Archive for August 2007
On possibly the most crucial marketing week of my paltry career, my Web host goes kablooey.
I’ll keep posting – who knows when it will be back up.
Alex Y. reneged on his pledge to give me lifts to and from the convention, which could have been a pain in the ass had I not friends who are willing to pick up the slack.
Yesterday, I was stuck in the morning. I don’t have a cell phone – well, let me start there.
All my work is done at home or in the classroom. I have a landline phone I use at home and I wouldn’t take alls when I teach. I have no use for a mobile phone when I work, and I don’t want calls when I’m off. Once in a while a phone comes in handy, and at those times I borrow Elvi’s – not the greatest solution because she uses a phone with a Bay Area area code. Whatever.
OK, back to Anaheim. My host, Roland, has a cell phone but no landline yet. He only moved in a few weeks ago. I borrow his phone when I need it. When I’m with Alex Y., I borrow his phone if I need it. So far, I’ve only called one when I’m with the other.
Yesterday morning, Roland had an early morning appointment, and Alex was supposed to pick me up at 11. My friend Stuart flew down from the Bay Area for the day to meet me and pick up a book. He e-mailed me offering to pick me up. I e-mailed back saying that Alex would.
I went to wait for Alex in front of the apartment complex, at which point I was without communication. I waited until 11:30, then borrowed a phone to call Alex. It sounds less complex than it was when I describe it, but I got Alex and Stuart in touch from afar and Stuart gave me a lift to the convention.
I’ve signed some books over the last two days. We haven’t sold as many copies as we’d have liked, but sales at the convention as a whole are slow. Alex did find a distributor for the books, which is good for him – irrelevant for me, but good for him. I’m making my money by selling my own copies. It’s all part of the joy of small-scale publishing.
I took Roland to the Angels game last night. I wistfully watched Vladimir Guerrero hit two more home runs, this time in an Angels uniform, alas.
Bonus holy cow!
My fantasy baseball team climbed into first place tonight, thanks to a month of better than .300 hitting.
My trades sacrificed some power, and I’ve lost a point in home runs, but I’ve climbed from last to sixth in average.
.270 batting average (6th, .0009 out of 4th)
198 HR (4th, four HR out of 3rd)
799 RBI (2nd)
94 SB (8th)
3.85 ERA (2nd, 0.02 out of first)
1.27 WHIP (1st)
62 wins (5th)
25 saves (7th)
I’m going to lose one point in saves and another in steals, but I hope to gain a few more in batting average, and maybe a point in ERA. Prospects look good, but it’s a very close race and my pitchers are a little ragged (Chuck James, Chris Young, Chris Sampson).
I woke this morning at 5:00 a.m. with a baby migraine. I dunked my head in the sink to make my hair presentable, threw some Paul Mitchell in when that didn’t work, and had a pill for breakfast.
The pill kicked in before boarding at 6:30, thank goodness, but the nausea lasted almost three hours more and detracted from my enjoyment of the in-flight movie, “Waitress”.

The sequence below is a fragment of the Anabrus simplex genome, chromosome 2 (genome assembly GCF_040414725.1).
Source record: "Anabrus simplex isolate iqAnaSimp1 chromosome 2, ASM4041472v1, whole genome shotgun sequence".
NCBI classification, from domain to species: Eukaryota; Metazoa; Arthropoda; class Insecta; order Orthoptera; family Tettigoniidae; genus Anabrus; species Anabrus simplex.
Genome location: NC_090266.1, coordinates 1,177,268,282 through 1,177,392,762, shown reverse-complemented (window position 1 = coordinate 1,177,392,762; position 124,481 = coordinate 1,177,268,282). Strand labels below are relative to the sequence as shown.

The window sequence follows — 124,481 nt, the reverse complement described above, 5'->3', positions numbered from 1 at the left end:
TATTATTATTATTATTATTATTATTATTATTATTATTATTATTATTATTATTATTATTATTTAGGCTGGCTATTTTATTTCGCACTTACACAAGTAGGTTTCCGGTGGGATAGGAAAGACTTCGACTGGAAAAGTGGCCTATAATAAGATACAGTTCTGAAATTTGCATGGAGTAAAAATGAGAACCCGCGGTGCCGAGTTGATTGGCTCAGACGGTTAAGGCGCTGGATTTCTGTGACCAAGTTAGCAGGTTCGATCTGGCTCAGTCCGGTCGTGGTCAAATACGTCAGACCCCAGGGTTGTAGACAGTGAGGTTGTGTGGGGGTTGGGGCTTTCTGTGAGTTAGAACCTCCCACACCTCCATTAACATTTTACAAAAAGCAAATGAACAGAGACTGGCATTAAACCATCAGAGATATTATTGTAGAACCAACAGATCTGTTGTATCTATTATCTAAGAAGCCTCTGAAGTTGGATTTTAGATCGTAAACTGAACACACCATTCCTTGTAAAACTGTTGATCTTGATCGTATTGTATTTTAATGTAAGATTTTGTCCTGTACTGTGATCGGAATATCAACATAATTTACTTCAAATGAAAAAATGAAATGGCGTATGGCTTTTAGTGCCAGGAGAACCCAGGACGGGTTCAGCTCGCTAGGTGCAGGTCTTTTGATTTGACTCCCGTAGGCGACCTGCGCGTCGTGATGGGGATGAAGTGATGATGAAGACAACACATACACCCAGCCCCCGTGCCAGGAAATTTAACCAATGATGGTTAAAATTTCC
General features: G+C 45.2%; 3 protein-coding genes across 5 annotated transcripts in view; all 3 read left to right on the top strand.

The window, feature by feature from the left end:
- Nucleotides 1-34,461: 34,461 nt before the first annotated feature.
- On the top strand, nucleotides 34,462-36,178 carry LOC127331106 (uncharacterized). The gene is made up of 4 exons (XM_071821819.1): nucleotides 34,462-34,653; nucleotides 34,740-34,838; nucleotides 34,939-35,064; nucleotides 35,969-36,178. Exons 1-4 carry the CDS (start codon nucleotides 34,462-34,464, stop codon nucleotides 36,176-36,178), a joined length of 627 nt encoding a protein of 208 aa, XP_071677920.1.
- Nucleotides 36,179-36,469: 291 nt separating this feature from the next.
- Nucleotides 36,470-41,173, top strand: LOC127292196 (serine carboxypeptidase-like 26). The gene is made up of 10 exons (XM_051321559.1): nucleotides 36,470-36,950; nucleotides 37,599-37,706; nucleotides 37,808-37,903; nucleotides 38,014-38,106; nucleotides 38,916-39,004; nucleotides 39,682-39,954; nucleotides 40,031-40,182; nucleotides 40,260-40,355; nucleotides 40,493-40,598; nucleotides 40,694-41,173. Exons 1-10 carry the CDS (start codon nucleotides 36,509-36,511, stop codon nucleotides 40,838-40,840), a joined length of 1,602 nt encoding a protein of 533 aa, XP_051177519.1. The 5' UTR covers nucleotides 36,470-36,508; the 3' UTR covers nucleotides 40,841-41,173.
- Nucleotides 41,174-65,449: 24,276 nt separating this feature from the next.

I found the movie fascinating, because you can clearly see the each of the major influences on the story: writer, actor, and director. I liked the dialogue, which helped define each role. You know how they say that you should be able to tell who’s speaking without character slugs? That’s hyperbole, but you can see the advice at work in this film.
I’d have gone a touch more subtle, but what do I know – I tend to go too subtle. You can also see the choices the actors made. Maybe it’s the testosterone in me, but I thought all the male roles performed amazingly, especially Jeremy Sisto (Earl), in a movie in which all the men were defective in one way or another. In fact, Sisto was so good, he turned his despicable wife-abuser into someone you could almost heer for, which unfortunately brought out the bad side of the protagonist,Jenna, in high relief.
Then there’s the directing, which got too cute. I think the story would have come across more powerfully had the director not used swelling sacred music, quick jump cuts, and long, emotional shots to bludgeon us.
(Um, hours after writing that, I learned of the director’s murder. That was an unfortunate choice of word.)
Watch the movie. It’s not a great film, but I think it has lessons to teach movie-makers and even audiences.
I’m posting this from my pal Roland’s apartment. He was my executive officer in the virtual 101 Squadron when he lived in Sao Paulo, Brazil. He moved to Anaheim a month ago and it’s a happy coincidence. I’m staying with him and he lives only a few blocks from the modeller convention at which my book is being launched.
I stopped by the convention for an hour. People are still setting up, so there’s not much reason to be there today. One guy bought our book. I introduced myself as author. He said he was glad that the book exists and that he’d found a lot of info about the S-199 online. I told him it was probably my site, 101squadron.com. He said that was it. The look on his face was hard to interpret. Either he was impressed, surprised the the site and book came from the same source, or shocked that some guy in such a metrosexual shirt – my purplish hibiscus print – could write such hard-core geeky material.
Wandering the floor, I recognized a face. I wagged a finger as I struggled for the name that went with, but I found it. Mo! Mo used to lead WarBirds, then led World War II Online. He was at the convention with a group for which he manages the Web presence. We’d run into each other at WarBirds cons in the past and gotten along well. We had a nice chat and I look forward to seeing him again tomorrow.
Now, off to catch a movie….
Last Tuesday, Mark (director and DoP on Alex’s short) came over to talk about a project we’d like to get off the ground – yes, an airplane picture. He is meeting a producer Friday and we thought that creating a little video would help express the emotion and excitement of the thing.
We would create mechanima – meaning we’d use a game, WarBirds, to generate the footage – but this wasn’t going to be a run of the mill YouTube quickie. I wrote a script with some meaning to it. The game limits dialogue to voiceover, but I was able to build quite a bit of character in the few lines I allowed myself.
Mark had left town Friday, and I’m leaving town tomorrow, which limited the window in which to accomplish this.
I decided to run a test Friday night with human pilots. I don’t have a digital camcorder, so doing it myself with AI wouldn’t work. I had a player set to record the video for me on his camcorder, but he lost his DSL connection and could not.
I had to settle for ACMcam files, which record flights for later playback in the game. It sounds like a good idea, and lets you view the same flights from a variety of (camera) angles, but it’s just too jerky to use in a pro pitch.
Our session, helpfully set up by IEN (the company that owns WarBirds) went for nought – other than lessons learned. I can program the game to fly our choreographed fights by itself and record those, but I can’t figure out how to get it to operate properly within the game. I can run the results in the Mission Builder, but there’s no sound there.